Bobby WolffNovember 1st, 2018 at 4:04 pm

Hi Clarksburg,

Although you were only writing to David, yes, that sequence, or something similar, would be the most likely way, but shouldn’t South choose 6 hearts (as an alternate contract, if accepted by partner) instead of 6NT.

Perhaps, but not at the Dyspeptic club because either South had never heard of such bids, or, if he had and did, partner might interpret it differently than expected. Dyspeptic clubs have more sand traps than most, even with bridge.

Bobby WolffNovember 1st, 2018 at 4:13 pm

Hi Iain,

As we probably both know, thrown dice in either tournament or money backgammon need to be thrown out of a cup and in “craps” at least, usually hit some object before landing, otherwise dice “sharks” have some magic they may be wise not to tell or show you. However also in bridge some may be “light” enough to allow both partners to sit on the same bench together and they will still lose.

It seems that your group was doing something similar which, and of course, is very fair, between consenting adults.

Bobby WolffNovember 1st, 2018 at 4:24 pm

Hi Mircea1,

Certainly, yes, but at the Dyspeptic Club sometimes the only convention played is ol’
Black, and even if that is so, a follow up by South of 5NT (to announce the partnership holds all 4 of the “boys”) and an interest in a grand slam, before settling on six, giving the responder the license to bravely go on.

However, in order to do that profitably, there has to be confidence in each partner, something that is relatively “unheard of” at that club.

And besides, not a “dumb question” at all, since many good partnerships play that a 2 diamond response to 2 clubs, can be a relatively good hand and somewhat unlimited, so unless the opener announces all four aces together, partner then cannot override.

Iain ClimieNovember 1st, 2018 at 4:25 pm

Hi Mircea,

I think that’s a bit hopeful as you really need HA and SK plus a home for the losing club to make it worthwhile. This does assume that your partner hasn’t adopted the modern trend in some quarters of (practically) always bidding 2D in reply to 2C which strikes me as making it very difficult to catch up later. if you bid 2D over 2C and then 3H over 2S, how is partner supposed to judge if you’ve got (say) HQ10xxxx and a jack against (say) a good 5 card heart suit and an outside King or even Ace.

Any thoughts on this trend, Bobby, or is it a British disease?



Mircea1November 1st, 2018 at 5:51 pm

Thanks for the advice, Bobby and Iain. How would you and your favorite partner bid this hand?

Iain ClimieNovember 1st, 2018 at 6:16 pm

Hi Mircea,

With a partner I trust not to have replied 2D with an Ace and a King, I’d just bid 6H over 3H. With one who might have something extra, I might either just ask for the SK and, if it turned up, decide whether to bash 7 or find a different bid (e.g. 5S over the BW response) which must be angling for a grand slam if he’s got a source of tricks e.g. SKQ10x(x) as well as the HA. I’d rather he / she had bid 2S in the first place, though, but some of my partners prefer 2D here.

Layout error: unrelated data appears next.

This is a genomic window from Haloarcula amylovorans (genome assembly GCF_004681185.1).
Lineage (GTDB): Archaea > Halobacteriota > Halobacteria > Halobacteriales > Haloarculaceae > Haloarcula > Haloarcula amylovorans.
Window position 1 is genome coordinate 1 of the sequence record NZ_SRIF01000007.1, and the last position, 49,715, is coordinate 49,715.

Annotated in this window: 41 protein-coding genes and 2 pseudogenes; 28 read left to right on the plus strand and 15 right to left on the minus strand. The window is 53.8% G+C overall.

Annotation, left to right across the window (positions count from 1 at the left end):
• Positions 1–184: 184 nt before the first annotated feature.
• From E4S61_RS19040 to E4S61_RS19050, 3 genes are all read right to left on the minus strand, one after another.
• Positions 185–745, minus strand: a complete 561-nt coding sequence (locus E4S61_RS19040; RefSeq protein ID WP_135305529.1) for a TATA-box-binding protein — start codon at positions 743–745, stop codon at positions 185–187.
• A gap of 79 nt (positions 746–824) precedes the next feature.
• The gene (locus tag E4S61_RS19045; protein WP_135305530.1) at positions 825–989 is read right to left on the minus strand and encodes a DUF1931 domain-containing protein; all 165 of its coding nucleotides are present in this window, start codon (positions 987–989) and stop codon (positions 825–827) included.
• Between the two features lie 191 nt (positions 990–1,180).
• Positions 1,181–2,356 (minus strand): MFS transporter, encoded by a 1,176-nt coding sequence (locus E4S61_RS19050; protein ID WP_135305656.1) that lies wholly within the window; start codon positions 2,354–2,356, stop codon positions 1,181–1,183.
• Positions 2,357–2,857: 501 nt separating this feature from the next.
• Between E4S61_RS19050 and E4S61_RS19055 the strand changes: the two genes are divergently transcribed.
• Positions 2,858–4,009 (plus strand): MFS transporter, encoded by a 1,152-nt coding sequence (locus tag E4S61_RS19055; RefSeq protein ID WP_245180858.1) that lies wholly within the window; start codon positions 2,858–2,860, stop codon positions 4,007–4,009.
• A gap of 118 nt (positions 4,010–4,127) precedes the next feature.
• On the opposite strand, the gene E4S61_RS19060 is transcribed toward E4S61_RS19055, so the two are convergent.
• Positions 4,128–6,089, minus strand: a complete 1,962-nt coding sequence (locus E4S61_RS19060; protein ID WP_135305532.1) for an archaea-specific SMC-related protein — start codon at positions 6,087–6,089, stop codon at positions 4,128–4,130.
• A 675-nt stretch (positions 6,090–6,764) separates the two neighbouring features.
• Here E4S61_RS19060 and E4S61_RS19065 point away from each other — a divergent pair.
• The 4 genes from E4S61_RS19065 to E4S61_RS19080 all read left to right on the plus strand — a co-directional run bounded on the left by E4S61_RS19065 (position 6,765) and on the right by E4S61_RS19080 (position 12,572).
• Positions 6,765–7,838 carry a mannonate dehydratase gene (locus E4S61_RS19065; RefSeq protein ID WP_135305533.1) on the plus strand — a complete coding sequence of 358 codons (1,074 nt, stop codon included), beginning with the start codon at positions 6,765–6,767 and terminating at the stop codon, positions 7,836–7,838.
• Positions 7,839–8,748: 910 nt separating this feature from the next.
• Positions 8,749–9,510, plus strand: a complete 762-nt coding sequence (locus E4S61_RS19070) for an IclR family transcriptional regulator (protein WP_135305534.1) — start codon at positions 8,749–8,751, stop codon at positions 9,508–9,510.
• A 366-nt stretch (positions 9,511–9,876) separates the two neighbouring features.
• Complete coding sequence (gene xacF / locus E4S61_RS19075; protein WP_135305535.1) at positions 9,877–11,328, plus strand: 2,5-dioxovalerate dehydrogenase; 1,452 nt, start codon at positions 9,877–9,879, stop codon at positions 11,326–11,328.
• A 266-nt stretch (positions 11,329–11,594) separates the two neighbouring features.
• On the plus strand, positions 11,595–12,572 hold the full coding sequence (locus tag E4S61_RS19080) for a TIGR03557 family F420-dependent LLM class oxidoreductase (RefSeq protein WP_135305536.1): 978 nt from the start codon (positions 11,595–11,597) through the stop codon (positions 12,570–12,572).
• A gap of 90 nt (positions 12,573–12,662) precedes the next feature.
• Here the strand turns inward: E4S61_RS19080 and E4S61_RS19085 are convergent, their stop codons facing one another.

What I hope I wouldn’t have done is to bid a lazy 3N over 2C – 2D!



Bobby WolffNovember 1st, 2018 at 6:25 pm

Hi Iain,

Yes, I agree causing me to give for an example: while holding something like: s. KQxxx, h. xxx, d. Kxx, c. xx to have no problem chirping 2 spades to an opening strong 2 clubs artificial and almost GF.

Others prefer to require a strong suit perhaps; KQJxx or KQ9xxx in order to be strong enough to play opposite Ax and rival a strong suit the opening 2 bidder may have.

All somewhat logical in thought, but not so in practice when bidding room is lost with an original attempted “catch all” response of 2 diamonds becoming the huge favorite to occur.

IOW, relax the strong requirement to suggest a strong enough suit immediately in return for the ability to start from the get go in describing what your hand will be necessary to, at least eventually convey to partner.

This leaves the hand you mention with 6 hearts to the queen and an outside jack, to, of course remain with 2 diamonds, but when hearts are likely bid next, partner will then know its upside limitations.

No British disease, just an impractical USA desire for the few times aces and cinches (good suits) are actually dealt (opposite a GF hand).

Bobby WolffNovember 1st, 2018 at 7:12 pm

Hi Mircea1,

South North
2C (strong and artificial) 2D (GF 4+)
2NT(usually 23-24) 3NT(4-8)
4NT (27-28) 5NT(F-suits up line)
6H Pass (usually 4-4)

Bill CubleyNovember 2nd, 2018 at 12:26 am


Sometimes the thought of giving up a loser immediately when there are different lines available is difficult to see. Stiff king drops, the spade finesse is onside, trump break 2-2 all deceive us on the individual hand. We get it right in the quiz and we fail at the table.

But we keep on trying at this great game.

Bobby WolffNovember 2nd, 2018 at 1:04 pm

Hi Bill,

Your general philosophy, replete with factors, realities, and motivations are IMO, right on.

Finally, because of the greatness of the game itself, we continue to explore our belonging and eventual improvement (in most, if not almost all, cases).

Like life itself, win some, lose some. However, in the long run, those who stay with it, are rewarded, at the very least, by being enabled to both think logically and perhaps as important, be a team player.